by Connie K. Ho for redOrbit.com
Sights and sounds are sensory details that are absorbed by a child early on. How much of that becomes recognizable to the infant is still being debated. According to researchers from New York University (NYU), an infant’s ability to recognize speech is more advanced that previously understood.
While it’s known that adults have a fine-tuned perception of speech and an understanding of ambiguous sounds, less is known about the ability of infants to make these kinds of language assessments. As such, a team of investigators from the Department of Psychology conducted a project on speech recognition and the findings are published in a recent edition of the journal Developmental Psychology. In particular, they found that infants as young as nine months can distinguish between speech and non-speech sounds in animals and humans. Researchers believe that these new findings help them better understand how early language recognition develops in children.
“Our results show that infant speech perception is resilient and flexible,” remarked lead author Athena Vouloumanos, an assistant professor at NYU, in a prepared statement. “This means that our recognition of speech is more refined at an earlier age than we’d thought.”
In the project, the researchers looked at the responses of infants from about nine months in age in relation to human, parrot, and non-speech sounds. The human, an adult female voice, and the parrot voice said words like “dinner,” “treat,” “truck,” and “two.” The adult non-speech sounds included things such as whistles and clearing voice, while the parrot non-speech sounds were chirps and squawks.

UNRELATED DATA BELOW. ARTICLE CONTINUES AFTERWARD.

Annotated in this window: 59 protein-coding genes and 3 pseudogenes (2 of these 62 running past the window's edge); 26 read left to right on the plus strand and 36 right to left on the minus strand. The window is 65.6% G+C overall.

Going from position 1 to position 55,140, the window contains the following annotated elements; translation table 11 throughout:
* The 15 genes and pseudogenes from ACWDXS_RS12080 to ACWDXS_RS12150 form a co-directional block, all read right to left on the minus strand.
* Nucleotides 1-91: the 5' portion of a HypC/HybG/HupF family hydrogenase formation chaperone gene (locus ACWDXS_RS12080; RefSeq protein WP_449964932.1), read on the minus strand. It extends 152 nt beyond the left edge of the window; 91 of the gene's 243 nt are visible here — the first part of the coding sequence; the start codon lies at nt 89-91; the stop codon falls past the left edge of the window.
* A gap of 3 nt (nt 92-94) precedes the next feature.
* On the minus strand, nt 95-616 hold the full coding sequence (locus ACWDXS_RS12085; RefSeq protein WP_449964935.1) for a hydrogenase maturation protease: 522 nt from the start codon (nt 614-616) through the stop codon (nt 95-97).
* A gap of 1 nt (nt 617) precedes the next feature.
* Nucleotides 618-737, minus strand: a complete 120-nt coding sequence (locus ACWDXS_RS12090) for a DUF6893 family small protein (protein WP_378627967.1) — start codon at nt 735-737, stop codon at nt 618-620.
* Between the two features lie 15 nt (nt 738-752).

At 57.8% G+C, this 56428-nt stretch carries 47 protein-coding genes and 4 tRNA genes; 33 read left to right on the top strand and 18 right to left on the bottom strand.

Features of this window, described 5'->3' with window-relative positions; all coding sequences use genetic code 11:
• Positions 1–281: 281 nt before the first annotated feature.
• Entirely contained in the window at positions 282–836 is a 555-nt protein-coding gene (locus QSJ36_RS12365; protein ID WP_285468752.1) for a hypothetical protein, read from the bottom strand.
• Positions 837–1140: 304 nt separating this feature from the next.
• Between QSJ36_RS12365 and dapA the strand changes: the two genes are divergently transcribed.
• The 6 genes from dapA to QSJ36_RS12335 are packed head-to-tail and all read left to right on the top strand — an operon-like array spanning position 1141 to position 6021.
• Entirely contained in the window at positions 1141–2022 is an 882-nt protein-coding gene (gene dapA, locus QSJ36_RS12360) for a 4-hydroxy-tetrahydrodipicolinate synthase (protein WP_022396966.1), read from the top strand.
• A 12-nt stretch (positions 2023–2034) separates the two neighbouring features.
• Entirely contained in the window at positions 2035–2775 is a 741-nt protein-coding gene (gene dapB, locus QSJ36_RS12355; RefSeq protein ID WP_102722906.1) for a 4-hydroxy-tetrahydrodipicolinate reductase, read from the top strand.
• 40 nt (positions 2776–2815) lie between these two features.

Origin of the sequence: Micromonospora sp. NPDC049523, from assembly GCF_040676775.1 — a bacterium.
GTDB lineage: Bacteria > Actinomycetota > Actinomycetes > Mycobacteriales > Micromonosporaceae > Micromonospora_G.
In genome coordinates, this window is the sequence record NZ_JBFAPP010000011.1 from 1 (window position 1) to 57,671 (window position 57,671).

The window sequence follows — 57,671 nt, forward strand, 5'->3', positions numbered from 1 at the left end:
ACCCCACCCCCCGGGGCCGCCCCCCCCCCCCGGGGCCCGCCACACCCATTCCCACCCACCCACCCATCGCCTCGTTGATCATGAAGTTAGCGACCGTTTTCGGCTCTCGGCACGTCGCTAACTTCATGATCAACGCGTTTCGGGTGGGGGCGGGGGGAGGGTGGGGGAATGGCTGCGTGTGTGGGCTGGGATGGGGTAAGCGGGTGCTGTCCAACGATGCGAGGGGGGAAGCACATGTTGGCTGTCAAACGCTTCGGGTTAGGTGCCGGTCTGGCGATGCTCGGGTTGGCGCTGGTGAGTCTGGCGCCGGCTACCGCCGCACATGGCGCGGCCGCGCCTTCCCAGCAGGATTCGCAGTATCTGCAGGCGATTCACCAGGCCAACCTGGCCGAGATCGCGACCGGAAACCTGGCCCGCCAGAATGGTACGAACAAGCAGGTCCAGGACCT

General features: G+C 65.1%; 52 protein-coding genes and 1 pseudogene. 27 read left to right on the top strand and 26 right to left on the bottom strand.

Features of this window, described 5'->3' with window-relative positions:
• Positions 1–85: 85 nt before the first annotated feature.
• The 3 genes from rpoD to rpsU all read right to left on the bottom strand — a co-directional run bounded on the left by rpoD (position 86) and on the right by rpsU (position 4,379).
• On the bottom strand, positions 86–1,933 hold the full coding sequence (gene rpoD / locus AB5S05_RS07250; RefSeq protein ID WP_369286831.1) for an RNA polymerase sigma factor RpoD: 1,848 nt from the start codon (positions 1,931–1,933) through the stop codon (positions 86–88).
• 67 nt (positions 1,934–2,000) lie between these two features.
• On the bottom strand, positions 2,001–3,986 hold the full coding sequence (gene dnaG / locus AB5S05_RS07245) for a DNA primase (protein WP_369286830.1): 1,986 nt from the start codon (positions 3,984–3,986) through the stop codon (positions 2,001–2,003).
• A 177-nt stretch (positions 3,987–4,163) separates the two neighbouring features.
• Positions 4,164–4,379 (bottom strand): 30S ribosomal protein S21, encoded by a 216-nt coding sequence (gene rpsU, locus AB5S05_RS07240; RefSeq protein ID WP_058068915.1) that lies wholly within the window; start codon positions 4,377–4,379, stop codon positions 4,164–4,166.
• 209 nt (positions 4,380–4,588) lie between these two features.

While infants cannot use verbal communication to show that they recognize the speech, the researchers measured the infants’ recognition by seeing how long the child looked at something that was interesting or unusual. As such, if the child looked at something for a longer time, then it was interpreted that child had some kind of recognition. In the study, the researchers paired the sounds with visuals such as a checkerboard-like image, a cup, and adult female faces.
Based on the results, the scientists believe that the non-human speech was more nuanced. The infants tended to listen to parrot speech longer and stare at the human-face visuals or human artifacts longer than they listened to the non-speech sounds. However, they found that this didn’t occur with other stimuli and that infants were only able to recognize animal speech from non-speech in certain situations.
“Parrot speech is unlike human speech, so the results show infants have the ability to detect different types of speech, even if they need visual cues to assist in this process,” explained Vouloumanos in the statement.
The researchers concluded that there are parallels between child development of speech recognition and adult recognition of speech.
“The ability to decode atypical and degraded speech signals as intelligible is a hallmark of speech perception. Human adults can perceive sounds as speech even when they are generated by a variety of nonhuman sources including computers and parrots,” wrote the researchers in the article. “Like adults, infants may perceive a range of signals as speech.”